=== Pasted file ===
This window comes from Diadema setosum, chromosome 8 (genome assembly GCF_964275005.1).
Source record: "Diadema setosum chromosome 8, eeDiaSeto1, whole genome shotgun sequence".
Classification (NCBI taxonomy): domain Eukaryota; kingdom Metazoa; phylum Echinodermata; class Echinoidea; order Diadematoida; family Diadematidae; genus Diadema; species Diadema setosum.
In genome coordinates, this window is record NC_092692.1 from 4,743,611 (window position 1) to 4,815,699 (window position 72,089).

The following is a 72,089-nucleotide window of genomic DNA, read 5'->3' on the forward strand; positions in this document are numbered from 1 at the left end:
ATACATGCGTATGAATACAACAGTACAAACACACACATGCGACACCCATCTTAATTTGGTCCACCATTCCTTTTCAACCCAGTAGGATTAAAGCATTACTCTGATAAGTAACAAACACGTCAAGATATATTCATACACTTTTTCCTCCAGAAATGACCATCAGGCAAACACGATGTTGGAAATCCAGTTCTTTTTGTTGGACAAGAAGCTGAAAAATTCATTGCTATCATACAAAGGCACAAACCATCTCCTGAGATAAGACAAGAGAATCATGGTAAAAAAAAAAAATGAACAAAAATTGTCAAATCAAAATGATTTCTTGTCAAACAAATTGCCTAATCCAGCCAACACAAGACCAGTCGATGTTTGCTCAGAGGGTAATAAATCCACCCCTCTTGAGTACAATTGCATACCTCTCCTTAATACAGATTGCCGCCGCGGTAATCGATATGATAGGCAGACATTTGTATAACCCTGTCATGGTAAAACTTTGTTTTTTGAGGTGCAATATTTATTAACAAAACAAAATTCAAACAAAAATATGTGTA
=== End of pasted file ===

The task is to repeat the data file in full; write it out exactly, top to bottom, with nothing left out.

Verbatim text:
This window comes from Diadema setosum, chromosome 8 (genome assembly GCF_964275005.1).
Source record: "Diadema setosum chromosome 8, eeDiaSeto1, whole genome shotgun sequence".
Classification (NCBI taxonomy): domain Eukaryota; kingdom Metazoa; phylum Echinodermata; class Echinoidea; order Diadematoida; family Diadematidae; genus Diadema; species Diadema setosum.
In genome coordinates, this window is record NC_092692.1 from 4,743,611 (window position 1) to 4,815,699 (window position 72,089).

The following is a 72,089-nucleotide window of genomic DNA, read 5'->3' on the forward strand; positions in this document are numbered from 1 at the left end:
ATACATGCGTATGAATACAACAGTACAAACACACACATGCGACACCCATCTTAATTTGGTCCACCATTCCTTTTCAACCCAGTAGGATTAAAGCATTACTCTGATAAGTAACAAACACGTCAAGATATATTCATACACTTTTTCCTCCAGAAATGACCATCAGGCAAACACGATGTTGGAAATCCAGTTCTTTTTGTTGGACAAGAAGCTGAAAAATTCATTGCTATCATACAAAGGCACAAACCATCTCCTGAGATAAGACAAGAGAATCATGGTAAAAAAAAAAAATGAACAAAAATTGTCAAATCAAAATGATTTCTTGTCAAACAAATTGCCTAATCCAGCCAACACAAGACCAGTCGATGTTTGCTCAGAGGGTAATAAATCCACCCCTCTTGAGTACAATTGCATACCTCTCCTTAATACAGATTGCCGCCGCGGTAATCGATATGATAGGCAGACATTTGTATAACCCTGTCATGGTAAAACTTTGTTTTTTGAGGTGCAATATTTATTAACAAAACAAAATTCAAACAAAAATATGTGTA